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About GPC

Mission

  • To facilitate the development of plant science for global challenges.

  • To foster international collaborations and enable the effective use of knowledge and resources.

  • To provide an independent and inclusive forum to bring together all those involved in plant and crop research, education and training.

Core Values

  • To be an organization that is based in plant and crop science.

  • To facilitate collaboration across geographic and scientific borders.

  • Inclusion and equity.

  • To speak with a single, strong voice for all those working in plant, crop, agricultural and environmental science across the globe.

Vision 2015–2018

  • To act as a “catalyst” within the global plant science community, and between scientists and other influencers, to promote collaborations and increase awareness of the key role plant science plays in all of our lives.

  • To provide a knowledgeable, curated source of relevant and useful plant science information on a global basis.

  • To facilitate science-based initiatives that will help close the gap between basic research and applied innovations.

  • To deliver increased value to the GPC member organizations and affiliates.

Priorities

To help identify and coordinate strategic solutions to global challenges, GPC is focusing on the following priority areas:

Initiatives

Within these areas the Global Plant Council focuses on specific initiatives to identify key challenges, evaluate ongoing research programs, identify gaps, prevent duplication of efforts and funding, and facilitate urgently required global strategic programs.

News

Newly-published spinach genome will make more than Popeye stronger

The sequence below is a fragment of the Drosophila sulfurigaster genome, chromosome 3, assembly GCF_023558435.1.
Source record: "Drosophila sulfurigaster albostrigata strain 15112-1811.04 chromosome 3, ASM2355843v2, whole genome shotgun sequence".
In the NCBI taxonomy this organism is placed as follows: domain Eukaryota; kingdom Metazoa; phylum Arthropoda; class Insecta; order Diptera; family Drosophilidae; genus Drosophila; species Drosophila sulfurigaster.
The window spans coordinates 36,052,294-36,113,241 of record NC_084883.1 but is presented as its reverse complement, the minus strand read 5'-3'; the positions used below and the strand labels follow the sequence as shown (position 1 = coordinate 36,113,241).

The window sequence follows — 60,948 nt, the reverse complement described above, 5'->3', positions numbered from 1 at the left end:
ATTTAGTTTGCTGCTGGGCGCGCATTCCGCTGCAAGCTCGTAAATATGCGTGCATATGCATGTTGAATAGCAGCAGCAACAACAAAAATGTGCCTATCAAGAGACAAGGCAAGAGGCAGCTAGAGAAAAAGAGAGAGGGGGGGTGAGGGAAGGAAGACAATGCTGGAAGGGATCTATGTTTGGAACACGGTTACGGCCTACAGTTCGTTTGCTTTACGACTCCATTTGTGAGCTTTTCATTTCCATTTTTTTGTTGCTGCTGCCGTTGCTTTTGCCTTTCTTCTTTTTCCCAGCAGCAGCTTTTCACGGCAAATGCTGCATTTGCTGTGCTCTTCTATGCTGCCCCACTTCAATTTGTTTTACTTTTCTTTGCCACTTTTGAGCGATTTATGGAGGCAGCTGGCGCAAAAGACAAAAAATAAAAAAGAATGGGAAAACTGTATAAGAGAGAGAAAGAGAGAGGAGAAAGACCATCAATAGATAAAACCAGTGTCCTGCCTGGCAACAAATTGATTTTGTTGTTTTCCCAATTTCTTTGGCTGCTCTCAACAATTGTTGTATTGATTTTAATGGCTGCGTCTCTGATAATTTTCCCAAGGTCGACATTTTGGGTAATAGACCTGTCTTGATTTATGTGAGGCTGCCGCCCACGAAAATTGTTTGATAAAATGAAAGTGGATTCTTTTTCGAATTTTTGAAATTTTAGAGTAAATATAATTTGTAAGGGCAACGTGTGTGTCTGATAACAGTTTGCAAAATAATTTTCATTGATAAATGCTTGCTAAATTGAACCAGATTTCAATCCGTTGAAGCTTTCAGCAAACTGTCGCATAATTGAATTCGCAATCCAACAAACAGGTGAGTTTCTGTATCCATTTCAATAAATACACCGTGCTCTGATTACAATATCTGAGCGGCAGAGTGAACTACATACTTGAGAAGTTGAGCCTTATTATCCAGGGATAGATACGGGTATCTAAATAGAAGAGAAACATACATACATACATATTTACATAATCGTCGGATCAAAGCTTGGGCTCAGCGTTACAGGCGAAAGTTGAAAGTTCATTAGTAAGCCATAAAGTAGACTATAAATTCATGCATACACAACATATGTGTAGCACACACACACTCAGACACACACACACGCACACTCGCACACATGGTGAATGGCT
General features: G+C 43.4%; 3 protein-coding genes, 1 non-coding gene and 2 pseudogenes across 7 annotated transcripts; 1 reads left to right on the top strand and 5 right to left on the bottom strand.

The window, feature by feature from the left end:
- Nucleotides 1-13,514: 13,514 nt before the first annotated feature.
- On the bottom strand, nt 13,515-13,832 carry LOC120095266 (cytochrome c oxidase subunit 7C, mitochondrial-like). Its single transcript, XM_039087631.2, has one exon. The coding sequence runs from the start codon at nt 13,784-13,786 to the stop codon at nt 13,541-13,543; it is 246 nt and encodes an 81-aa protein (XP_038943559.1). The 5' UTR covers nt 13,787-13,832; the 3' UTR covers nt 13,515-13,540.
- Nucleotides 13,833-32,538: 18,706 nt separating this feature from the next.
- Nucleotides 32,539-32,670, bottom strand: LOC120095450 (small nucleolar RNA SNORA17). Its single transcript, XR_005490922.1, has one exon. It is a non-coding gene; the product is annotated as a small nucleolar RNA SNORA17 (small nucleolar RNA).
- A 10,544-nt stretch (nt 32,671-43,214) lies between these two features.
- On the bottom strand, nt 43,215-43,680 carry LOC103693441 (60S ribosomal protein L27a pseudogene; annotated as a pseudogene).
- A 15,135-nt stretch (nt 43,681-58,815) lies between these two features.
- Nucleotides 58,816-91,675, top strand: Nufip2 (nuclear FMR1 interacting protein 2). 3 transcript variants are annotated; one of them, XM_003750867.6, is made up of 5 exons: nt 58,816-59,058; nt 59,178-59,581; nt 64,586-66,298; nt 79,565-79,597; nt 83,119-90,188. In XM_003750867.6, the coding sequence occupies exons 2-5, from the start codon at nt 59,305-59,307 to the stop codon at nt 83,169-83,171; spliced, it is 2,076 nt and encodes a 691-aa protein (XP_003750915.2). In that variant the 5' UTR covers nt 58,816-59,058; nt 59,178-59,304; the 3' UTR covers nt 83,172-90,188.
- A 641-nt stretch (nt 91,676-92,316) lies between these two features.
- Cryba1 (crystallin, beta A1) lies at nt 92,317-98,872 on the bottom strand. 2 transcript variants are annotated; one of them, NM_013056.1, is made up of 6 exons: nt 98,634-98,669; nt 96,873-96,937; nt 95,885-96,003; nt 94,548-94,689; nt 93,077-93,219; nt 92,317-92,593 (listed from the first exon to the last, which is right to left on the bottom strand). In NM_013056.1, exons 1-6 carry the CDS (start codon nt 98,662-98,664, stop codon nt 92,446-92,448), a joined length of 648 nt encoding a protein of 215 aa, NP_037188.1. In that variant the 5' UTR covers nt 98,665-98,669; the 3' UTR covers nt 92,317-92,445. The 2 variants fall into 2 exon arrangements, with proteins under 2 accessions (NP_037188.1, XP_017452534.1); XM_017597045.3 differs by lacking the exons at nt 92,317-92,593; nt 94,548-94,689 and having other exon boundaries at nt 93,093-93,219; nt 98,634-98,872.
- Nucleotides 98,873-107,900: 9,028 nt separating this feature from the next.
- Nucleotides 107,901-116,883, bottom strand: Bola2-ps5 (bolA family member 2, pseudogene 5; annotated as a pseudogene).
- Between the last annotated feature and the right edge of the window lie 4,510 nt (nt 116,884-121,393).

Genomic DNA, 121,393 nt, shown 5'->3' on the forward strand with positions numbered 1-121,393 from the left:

While you may not gulp spinach by the can-fuls, if you love spanakopita or your go-to appetizer is spinach artichoke dip, then you'll be excited to know that new research out of Boyce Thompson Institute (BTI) will make it even easier to improve this nutritious and delicious, leafy green.


‘Agricultural revolution’ in Anglo-Saxon England sheds new light on medieval land use

Researchers from the University of Leicester (UK) will be shedding new light on how an ‘agricultural revolution’ in Anglo-Saxon England fuelled the growth of towns and markets as part of a new project investigating medieval farming habits. The project, titled ‘Feeding Anglo-Saxon England (FeedSax): The Bioarchaeology of an Agricultural Revolution’, which is funded by the European Research Council, is led by the University of Oxford working with colleagues from the University of Leicester.


Micro delivery service for fertilizers

Plants can absorb nutrients through their leaves as well as their roots. However, foliar fertilization over an extended period is difficult. In the journal Angewandte Chemie, German researchers have now introduced an efficient delivery system for micronutrients based on biohybrid microgels. Special peptides anchor the "microcontainers" onto the leaf surface while binding sites inside ensure gradual release of the "cargo".